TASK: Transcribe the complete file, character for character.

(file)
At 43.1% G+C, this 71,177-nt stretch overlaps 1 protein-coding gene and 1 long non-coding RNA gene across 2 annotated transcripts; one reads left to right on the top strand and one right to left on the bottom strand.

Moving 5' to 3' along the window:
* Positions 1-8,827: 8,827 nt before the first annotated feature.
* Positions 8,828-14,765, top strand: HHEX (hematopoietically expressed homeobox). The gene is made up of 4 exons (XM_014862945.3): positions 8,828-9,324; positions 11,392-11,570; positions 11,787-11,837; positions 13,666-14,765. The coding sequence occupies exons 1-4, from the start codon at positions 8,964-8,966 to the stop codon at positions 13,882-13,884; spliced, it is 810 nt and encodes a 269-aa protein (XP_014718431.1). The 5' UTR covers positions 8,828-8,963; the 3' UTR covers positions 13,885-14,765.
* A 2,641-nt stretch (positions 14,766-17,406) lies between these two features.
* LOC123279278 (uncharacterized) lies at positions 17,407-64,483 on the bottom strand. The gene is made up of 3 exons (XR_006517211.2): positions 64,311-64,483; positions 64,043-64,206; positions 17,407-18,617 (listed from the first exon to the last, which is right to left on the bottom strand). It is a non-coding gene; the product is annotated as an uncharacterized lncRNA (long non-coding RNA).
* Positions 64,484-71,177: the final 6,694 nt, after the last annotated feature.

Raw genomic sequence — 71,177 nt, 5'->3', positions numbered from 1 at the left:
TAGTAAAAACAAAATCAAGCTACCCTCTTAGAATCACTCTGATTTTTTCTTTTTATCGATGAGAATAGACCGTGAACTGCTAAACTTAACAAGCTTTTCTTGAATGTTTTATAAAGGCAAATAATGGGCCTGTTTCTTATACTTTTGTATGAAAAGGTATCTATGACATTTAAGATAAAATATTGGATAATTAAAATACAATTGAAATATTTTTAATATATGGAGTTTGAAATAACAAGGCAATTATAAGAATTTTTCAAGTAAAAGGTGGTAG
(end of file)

At 43.1% G+C, this 71,177-nt stretch overlaps 1 protein-coding gene and 1 long non-coding RNA gene across 2 annotated transcripts; one reads left to right on the top strand and one right to left on the bottom strand.

Moving 5' to 3' along the window:
* Positions 1-8,827: 8,827 nt before the first annotated feature.
* Positions 8,828-14,765, top strand: HHEX (hematopoietically expressed homeobox). The gene is made up of 4 exons (XM_014862945.3): positions 8,828-9,324; positions 11,392-11,570; positions 11,787-11,837; positions 13,666-14,765. The coding sequence occupies exons 1-4, from the start codon at positions 8,964-8,966 to the stop codon at positions 13,882-13,884; spliced, it is 810 nt and encodes a 269-aa protein (XP_014718431.1). The 5' UTR covers positions 8,828-8,963; the 3' UTR covers positions 13,885-14,765.
* A 2,641-nt stretch (positions 14,766-17,406) lies between these two features.
* LOC123279278 (uncharacterized) lies at positions 17,407-64,483 on the bottom strand. The gene is made up of 3 exons (XR_006517211.2): positions 64,311-64,483; positions 64,043-64,206; positions 17,407-18,617 (listed from the first exon to the last, which is right to left on the bottom strand). It is a non-coding gene; the product is annotated as an uncharacterized lncRNA (long non-coding RNA).
* Positions 64,484-71,177: the final 6,694 nt, after the last annotated feature.

Raw genomic sequence — 71,177 nt, 5'->3', positions numbered from 1 at the left:
TAGTAAAAACAAAATCAAGCTACCCTCTTAGAATCACTCTGATTTTTTCTTTTTATCGATGAGAATAGACCGTGAACTGCTAAACTTAACAAGCTTTTCTTGAATGTTTTATAAAGGCAAATAATGGGCCTGTTTCTTATACTTTTGTATGAAAAGGTATCTATGACATTTAAGATAAAATATTGGATAATTAAAATACAATTGAAATATTTTTAATATATGGAGTTTGAAATAACAAGGCAATTATAAGAATTTTTCAAGTAAAAGGTGGTAG